New addition to the business installas i am thinking of doing!

Discussion in 'Hardscaping' started by Hardscaping, Sep 12, 2008.

  1. Hardscaping

    Hardscaping LawnSite Senior Member
    Posts: 359

    I have been thinking about this an looking for information on it, can't find much and i don't see much jobs being done like it around here.

    My idea is for interlock inlays into asphalt.

    Have any of you done this before? Got any suggestions towards the idea?


    My basic idea of the job layouts would be done on computer and then shown to the customer. If they then agree i would go ahead and install as follows.


    I would mark all areas to be cut and inlayed. The areas would then be cut with my 14 inch concrete saw with diamond blade for the long cuts. For the more complex cuts i am not sure what to use yet, maybe an angle grinder with 7 inch blade and a 4 inch blade obviously diamond tipped.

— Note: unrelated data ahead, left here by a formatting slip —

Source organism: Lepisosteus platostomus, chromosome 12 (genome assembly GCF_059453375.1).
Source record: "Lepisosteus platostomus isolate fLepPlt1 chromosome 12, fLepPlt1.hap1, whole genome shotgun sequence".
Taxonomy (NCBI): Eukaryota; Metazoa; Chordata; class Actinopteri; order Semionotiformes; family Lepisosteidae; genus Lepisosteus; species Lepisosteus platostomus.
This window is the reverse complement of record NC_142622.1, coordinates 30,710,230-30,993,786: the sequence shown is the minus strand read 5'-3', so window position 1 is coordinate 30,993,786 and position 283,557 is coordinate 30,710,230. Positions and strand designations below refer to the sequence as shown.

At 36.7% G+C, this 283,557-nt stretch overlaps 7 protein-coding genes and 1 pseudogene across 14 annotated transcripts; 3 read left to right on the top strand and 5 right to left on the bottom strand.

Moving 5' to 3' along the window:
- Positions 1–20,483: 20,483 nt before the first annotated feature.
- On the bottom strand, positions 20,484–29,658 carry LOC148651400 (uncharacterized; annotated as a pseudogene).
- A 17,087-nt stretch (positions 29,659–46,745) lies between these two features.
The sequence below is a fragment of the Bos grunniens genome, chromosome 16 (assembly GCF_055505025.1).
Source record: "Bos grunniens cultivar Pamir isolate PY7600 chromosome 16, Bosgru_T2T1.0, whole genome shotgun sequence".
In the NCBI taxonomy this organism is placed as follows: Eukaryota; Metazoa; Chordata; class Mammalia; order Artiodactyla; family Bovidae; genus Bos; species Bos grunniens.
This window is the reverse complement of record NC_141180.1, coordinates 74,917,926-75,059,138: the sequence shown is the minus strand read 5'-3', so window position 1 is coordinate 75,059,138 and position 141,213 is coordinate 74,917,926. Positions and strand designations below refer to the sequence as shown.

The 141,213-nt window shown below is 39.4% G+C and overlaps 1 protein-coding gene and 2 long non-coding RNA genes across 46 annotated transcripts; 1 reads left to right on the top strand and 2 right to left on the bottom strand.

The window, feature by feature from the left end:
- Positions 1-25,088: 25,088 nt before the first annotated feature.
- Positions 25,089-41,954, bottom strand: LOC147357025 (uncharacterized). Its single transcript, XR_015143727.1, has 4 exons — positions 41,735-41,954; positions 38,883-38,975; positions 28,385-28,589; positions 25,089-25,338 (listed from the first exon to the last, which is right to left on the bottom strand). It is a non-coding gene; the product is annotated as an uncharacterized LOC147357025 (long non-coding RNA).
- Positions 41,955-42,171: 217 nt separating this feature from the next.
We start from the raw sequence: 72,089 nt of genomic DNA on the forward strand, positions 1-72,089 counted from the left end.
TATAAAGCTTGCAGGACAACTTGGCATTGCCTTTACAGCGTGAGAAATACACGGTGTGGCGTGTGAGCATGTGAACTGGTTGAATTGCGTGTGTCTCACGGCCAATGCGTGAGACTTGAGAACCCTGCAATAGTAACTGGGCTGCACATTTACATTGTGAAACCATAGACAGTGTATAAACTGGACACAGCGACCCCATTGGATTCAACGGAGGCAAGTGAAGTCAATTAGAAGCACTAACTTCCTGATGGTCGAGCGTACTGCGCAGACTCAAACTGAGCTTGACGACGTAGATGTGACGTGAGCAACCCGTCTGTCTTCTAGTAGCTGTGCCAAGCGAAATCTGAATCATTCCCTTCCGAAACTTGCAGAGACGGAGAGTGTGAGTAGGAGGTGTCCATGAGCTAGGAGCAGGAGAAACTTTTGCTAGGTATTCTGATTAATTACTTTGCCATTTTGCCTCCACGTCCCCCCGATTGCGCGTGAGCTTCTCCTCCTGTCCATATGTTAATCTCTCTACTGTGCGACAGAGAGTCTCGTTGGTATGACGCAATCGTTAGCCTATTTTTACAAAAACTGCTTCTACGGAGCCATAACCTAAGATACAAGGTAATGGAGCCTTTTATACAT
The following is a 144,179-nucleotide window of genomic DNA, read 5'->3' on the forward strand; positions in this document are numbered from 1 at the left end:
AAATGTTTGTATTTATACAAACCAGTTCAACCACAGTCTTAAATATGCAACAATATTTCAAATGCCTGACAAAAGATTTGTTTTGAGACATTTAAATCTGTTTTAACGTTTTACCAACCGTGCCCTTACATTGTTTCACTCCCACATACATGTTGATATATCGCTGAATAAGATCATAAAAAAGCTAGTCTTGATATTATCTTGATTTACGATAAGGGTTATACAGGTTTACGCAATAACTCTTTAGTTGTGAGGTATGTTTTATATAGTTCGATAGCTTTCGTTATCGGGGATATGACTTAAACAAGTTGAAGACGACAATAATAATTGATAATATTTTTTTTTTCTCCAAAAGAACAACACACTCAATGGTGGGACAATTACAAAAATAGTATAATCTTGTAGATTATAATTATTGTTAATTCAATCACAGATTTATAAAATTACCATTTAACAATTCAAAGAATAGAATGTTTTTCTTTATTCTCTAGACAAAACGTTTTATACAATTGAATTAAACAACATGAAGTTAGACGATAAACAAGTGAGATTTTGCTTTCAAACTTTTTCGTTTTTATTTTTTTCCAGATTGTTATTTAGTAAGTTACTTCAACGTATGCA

I am going to look for a impact drill with a really good bit that i can use as basically a router for the outlines. I will also use a variety or sizes for chissels and a dead blow mallet. for touching the edges up.

    With the cut outs done i will be excavating down only enough to screed for sand and lay brick to correct height. So about 3 1\4 inches of excavation. then i will screed sand there and lay the interlock, then i would use polysand to seal the joints. Maybe once the bricks are layed i will cover the interlock and then seal the driveway to finish the look of a new driveway.